I was reading that:

However, unlike Galactic sources such as W3(OH), the emission is unpolarized and the 1667 MHz line is stronger than the 1665 MHz line.

but how is this possible? Does not the 1665 MHz line and 1667 MHz line correspond to a particular transition and dipole moment? Won't emitted photons naturally have a polarization?

Furthermore, they state:

The characteristics of the λ18 cm OH mega-maser emission differ from those of Galactic maser sources, such as the main line intensity ratio (T1667MHz/T1665 MHz > 1), large linewidth (>100 km s^−1), and unpolarized emission.

But why is unpolarized emission expected from extragalactic masers (arising near AGN) and not galactic ones (arising in circumstellar and interstellar environments)?

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    $\begingroup$ I don't know about these sources in particular, but I think you can say that in order to be polarized, something special has to happen. For example, ALL the radiation is from stimulated emission started by a single photon. Or there is some physical phenomenon that polarizes the radiation. As a laboratory example, a gas LASER uses "Brewster windows" so that only light polarized in one direction can reflect back and forth in the tube and produce more emission. It is probably easier to get polarized MASER by things like magnetic fields, due to the gross nature of the emitters. $\endgroup$ – C. Towne Springer Feb 18 '17 at 5:45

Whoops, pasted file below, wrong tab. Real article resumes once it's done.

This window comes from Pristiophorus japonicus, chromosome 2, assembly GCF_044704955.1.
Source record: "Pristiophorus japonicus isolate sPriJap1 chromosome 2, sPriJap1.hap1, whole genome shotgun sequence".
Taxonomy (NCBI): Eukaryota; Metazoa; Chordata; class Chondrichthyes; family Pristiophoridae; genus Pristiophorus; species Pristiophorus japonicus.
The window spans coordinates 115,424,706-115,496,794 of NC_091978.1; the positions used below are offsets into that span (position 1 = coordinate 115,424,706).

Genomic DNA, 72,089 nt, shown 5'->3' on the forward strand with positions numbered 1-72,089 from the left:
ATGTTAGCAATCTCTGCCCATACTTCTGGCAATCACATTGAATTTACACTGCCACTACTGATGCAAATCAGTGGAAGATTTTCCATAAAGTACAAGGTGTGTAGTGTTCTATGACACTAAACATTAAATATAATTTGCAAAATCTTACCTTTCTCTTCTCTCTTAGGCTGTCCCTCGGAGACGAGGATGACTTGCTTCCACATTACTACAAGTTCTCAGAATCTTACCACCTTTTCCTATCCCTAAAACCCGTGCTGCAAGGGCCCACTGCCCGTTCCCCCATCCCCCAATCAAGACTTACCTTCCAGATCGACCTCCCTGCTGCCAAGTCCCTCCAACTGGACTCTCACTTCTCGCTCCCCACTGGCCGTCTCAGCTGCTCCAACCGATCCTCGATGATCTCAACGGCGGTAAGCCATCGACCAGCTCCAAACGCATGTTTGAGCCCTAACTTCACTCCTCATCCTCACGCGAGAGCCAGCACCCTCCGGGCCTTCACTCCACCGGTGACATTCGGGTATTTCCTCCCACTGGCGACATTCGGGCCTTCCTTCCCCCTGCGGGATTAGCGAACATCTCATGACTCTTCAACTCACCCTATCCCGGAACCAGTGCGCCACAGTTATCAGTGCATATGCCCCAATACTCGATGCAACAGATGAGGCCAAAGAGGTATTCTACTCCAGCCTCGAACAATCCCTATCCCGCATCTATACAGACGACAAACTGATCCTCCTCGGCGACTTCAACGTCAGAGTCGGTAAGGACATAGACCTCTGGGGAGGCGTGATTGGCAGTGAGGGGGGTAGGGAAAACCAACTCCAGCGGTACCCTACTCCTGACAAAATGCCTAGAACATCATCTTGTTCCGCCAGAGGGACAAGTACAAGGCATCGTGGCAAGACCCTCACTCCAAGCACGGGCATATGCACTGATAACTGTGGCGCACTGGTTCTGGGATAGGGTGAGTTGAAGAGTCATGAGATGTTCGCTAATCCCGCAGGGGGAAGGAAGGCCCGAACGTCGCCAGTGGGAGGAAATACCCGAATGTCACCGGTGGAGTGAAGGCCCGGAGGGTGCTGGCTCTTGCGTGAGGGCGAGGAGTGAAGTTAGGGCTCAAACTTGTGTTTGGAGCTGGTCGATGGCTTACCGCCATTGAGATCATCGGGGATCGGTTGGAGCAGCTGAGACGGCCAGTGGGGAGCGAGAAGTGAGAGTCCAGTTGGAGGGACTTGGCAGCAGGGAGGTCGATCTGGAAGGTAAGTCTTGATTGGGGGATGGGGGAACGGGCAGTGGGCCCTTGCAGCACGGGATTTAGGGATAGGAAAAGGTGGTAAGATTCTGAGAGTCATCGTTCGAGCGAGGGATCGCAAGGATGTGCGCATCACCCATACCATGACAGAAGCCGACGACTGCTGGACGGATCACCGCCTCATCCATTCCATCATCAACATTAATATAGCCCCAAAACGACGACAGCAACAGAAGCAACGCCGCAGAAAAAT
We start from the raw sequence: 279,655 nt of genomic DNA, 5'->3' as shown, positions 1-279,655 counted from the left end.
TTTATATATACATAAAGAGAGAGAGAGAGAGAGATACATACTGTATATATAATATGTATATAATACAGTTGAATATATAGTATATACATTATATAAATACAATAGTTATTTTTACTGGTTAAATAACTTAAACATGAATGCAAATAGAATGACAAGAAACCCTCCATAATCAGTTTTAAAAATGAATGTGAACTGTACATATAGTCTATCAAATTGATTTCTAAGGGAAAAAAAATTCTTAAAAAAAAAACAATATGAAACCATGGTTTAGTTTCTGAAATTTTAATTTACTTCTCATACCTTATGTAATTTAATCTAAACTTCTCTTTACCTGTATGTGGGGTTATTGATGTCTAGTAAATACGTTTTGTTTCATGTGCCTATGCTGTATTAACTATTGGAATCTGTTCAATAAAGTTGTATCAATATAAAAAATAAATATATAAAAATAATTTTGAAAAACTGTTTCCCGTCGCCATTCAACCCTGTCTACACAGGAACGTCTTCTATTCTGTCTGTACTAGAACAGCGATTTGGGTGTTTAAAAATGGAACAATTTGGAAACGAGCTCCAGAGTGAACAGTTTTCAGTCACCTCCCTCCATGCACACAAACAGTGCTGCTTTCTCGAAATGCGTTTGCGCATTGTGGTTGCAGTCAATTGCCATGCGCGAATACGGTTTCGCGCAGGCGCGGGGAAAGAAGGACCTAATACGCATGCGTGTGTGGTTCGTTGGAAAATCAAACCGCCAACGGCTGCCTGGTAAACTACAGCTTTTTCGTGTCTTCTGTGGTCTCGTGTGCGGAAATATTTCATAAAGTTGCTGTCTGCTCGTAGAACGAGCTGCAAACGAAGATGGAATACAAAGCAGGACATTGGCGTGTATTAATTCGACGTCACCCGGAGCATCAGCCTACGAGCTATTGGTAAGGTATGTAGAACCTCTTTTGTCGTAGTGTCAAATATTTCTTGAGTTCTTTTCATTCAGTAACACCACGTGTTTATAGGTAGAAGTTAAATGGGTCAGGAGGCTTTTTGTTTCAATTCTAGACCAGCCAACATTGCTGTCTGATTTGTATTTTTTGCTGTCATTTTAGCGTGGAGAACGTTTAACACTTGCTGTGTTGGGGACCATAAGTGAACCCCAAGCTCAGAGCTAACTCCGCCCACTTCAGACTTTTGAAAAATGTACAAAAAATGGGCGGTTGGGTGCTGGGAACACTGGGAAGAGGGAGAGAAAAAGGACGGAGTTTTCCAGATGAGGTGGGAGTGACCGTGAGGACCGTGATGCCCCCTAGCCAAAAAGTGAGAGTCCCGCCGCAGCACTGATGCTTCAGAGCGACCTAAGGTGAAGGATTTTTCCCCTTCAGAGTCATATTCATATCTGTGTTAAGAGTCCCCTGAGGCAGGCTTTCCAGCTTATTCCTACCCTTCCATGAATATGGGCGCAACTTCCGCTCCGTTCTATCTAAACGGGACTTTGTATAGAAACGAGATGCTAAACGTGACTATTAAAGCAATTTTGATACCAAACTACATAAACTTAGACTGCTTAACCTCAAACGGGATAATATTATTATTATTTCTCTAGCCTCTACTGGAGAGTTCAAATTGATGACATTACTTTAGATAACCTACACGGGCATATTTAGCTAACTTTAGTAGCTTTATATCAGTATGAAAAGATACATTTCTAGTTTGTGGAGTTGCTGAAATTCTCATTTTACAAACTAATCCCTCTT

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    $\begingroup$ @C.TowneSpringer that sounds right to me. Laboratory lasers can often be bought as polarized, or unpolarized, but if you look closely the unpolarized ones are really "not intentionally polarized" and if you made high speed measurements you might find a high degree of polarization who's orientation was jumping unpredictably with time. These naturally occurring sources are so "multimode" compared to lab sources just about anything can happen as far as polarization. $\endgroup$ – uhoh Feb 18 '17 at 10:56

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